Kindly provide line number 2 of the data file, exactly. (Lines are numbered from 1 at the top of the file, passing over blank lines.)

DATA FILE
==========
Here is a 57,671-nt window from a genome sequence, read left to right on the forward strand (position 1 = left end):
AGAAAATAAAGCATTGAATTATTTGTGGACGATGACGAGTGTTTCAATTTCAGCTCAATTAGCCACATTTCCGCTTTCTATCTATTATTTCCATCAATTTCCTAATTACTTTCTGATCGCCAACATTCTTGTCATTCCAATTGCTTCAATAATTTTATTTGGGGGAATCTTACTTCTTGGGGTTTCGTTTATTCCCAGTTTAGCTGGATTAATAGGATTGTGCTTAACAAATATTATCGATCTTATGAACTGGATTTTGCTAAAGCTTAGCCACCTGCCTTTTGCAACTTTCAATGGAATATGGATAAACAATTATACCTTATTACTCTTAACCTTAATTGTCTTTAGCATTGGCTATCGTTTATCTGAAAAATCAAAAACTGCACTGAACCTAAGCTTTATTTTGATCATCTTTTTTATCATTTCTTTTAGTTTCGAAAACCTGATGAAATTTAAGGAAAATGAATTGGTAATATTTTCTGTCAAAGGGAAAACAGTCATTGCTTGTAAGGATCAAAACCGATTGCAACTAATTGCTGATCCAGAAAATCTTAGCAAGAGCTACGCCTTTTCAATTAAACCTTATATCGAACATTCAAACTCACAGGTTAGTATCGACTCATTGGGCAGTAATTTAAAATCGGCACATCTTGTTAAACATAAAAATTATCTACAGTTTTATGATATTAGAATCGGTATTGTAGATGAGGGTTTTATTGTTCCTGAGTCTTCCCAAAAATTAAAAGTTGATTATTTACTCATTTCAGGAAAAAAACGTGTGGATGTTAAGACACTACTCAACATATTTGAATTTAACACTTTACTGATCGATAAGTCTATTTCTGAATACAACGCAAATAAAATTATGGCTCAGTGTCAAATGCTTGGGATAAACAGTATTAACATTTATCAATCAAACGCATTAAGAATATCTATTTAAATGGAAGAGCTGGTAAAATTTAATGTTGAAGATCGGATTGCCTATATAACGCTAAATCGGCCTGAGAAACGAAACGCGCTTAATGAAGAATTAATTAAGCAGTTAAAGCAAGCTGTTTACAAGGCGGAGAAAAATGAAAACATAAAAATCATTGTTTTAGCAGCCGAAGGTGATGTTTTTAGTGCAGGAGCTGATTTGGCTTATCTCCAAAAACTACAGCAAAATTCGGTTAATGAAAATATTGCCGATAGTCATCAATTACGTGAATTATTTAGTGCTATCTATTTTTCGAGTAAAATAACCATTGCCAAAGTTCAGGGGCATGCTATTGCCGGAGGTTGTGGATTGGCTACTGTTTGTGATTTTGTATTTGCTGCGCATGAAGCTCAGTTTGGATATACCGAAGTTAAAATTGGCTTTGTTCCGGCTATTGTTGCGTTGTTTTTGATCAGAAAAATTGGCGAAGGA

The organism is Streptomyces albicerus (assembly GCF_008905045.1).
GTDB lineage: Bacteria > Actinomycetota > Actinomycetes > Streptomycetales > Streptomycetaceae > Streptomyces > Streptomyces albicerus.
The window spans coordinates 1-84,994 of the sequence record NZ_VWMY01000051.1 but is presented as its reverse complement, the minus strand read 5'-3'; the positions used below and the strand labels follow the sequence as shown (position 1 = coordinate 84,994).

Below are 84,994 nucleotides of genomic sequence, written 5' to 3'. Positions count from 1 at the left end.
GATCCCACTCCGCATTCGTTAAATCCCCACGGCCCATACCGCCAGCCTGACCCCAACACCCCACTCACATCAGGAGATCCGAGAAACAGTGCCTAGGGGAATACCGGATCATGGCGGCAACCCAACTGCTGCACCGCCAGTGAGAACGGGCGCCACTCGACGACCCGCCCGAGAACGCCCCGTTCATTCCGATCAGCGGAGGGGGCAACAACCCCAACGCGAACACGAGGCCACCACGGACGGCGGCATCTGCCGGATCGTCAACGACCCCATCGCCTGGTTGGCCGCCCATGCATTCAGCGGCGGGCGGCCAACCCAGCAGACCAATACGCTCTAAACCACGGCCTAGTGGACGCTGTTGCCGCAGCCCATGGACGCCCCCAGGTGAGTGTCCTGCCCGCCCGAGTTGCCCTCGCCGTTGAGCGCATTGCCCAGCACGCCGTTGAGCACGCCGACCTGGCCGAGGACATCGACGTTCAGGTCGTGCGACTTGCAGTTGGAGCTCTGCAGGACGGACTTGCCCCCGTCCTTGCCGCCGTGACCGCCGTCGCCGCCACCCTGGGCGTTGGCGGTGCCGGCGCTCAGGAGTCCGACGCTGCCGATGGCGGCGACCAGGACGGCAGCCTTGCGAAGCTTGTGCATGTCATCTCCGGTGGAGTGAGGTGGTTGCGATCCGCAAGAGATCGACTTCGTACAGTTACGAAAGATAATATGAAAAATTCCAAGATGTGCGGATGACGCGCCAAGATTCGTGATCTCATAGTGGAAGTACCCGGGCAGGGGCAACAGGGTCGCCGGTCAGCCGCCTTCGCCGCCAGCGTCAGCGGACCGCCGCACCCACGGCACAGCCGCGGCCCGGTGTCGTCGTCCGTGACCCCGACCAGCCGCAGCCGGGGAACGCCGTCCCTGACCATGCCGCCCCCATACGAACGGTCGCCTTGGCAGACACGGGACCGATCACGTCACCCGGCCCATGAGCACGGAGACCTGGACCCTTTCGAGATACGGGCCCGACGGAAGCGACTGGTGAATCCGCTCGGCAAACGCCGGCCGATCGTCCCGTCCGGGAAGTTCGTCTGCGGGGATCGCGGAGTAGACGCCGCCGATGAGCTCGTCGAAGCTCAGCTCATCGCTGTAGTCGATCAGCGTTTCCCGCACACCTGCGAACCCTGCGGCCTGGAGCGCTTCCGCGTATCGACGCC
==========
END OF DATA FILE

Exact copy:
AGAAAATAAAGCATTGAATTATTTGTGGACGATGACGAGTGTTTCAATTTCAGCTCAATTAGCCACATTTCCGCTTTCTATCTATTATTTCCATCAATTTCCTAATTACTTTCTGATCGCCAACATTCTTGTCATTCCAATTGCTTCAATAATTTTATTTGGGGGAATCTTACTTCTTGGGGTTTCGTTTATTCCCAGTTTAGCTGGATTAATAGGATTGTGCTTAACAAATATTATCGATCTTATGAACTGGATTTTGCTAAAGCTTAGCCACCTGCCTTTTGCAACTTTCAATGGAATATGGATAAACAATTATACCTTATTACTCTTAACCTTAATTGTCTTTAGCATTGGCTATCGTTTATCTGAAAAATCAAAAACTGCACTGAACCTAAGCTTTATTTTGATCATCTTTTTTATCATTTCTTTTAGTTTCGAAAACCTGATGAAATTTAAGGAAAATGAATTGGTAATATTTTCTGTCAAAGGGAAAACAGTCATTGCTTGTAAGGATCAAAACCGATTGCAACTAATTGCTGATCCAGAAAATCTTAGCAAGAGCTACGCCTTTTCAATTAAACCTTATATCGAACATTCAAACTCACAGGTTAGTATCGACTCATTGGGCAGTAATTTAAAATCGGCACATCTTGTTAAACATAAAAATTATCTACAGTTTTATGATATTAGAATCGGTATTGTAGATGAGGGTTTTATTGTTCCTGAGTCTTCCCAAAAATTAAAAGTTGATTATTTACTCATTTCAGGAAAAAAACGTGTGGATGTTAAGACACTACTCAACATATTTGAATTTAACACTTTACTGATCGATAAGTCTATTTCTGAATACAACGCAAATAAAATTATGGCTCAGTGTCAAATGCTTGGGATAAACAGTATTAACATTTATCAATCAAACGCATTAAGAATATCTATTTAAATGGAAGAGCTGGTAAAATTTAATGTTGAAGATCGGATTGCCTATATAACGCTAAATCGGCCTGAGAAACGAAACGCGCTTAATGAAGAATTAATTAAGCAGTTAAAGCAAGCTGTTTACAAGGCGGAGAAAAATGAAAACATAAAAATCATTGTTTTAGCAGCCGAAGGTGATGTTTTTAGTGCAGGAGCTGATTTGGCTTATCTCCAAAAACTACAGCAAAATTCGGTTAATGAAAATATTGCCGATAGTCATCAATTACGTGAATTATTTAGTGCTATCTATTTTTCGAGTAAAATAACCATTGCCAAAGTTCAGGGGCATGCTATTGCCGGAGGTTGTGGATTGGCTACTGTTTGTGATTTTGTATTTGCTGCGCATGAAGCTCAGTTTGGATATACCGAAGTTAAAATTGGCTTTGTTCCGGCTATTGTTGCGTTGTTTTTGATCAGAAAAATTGGCGAAGGA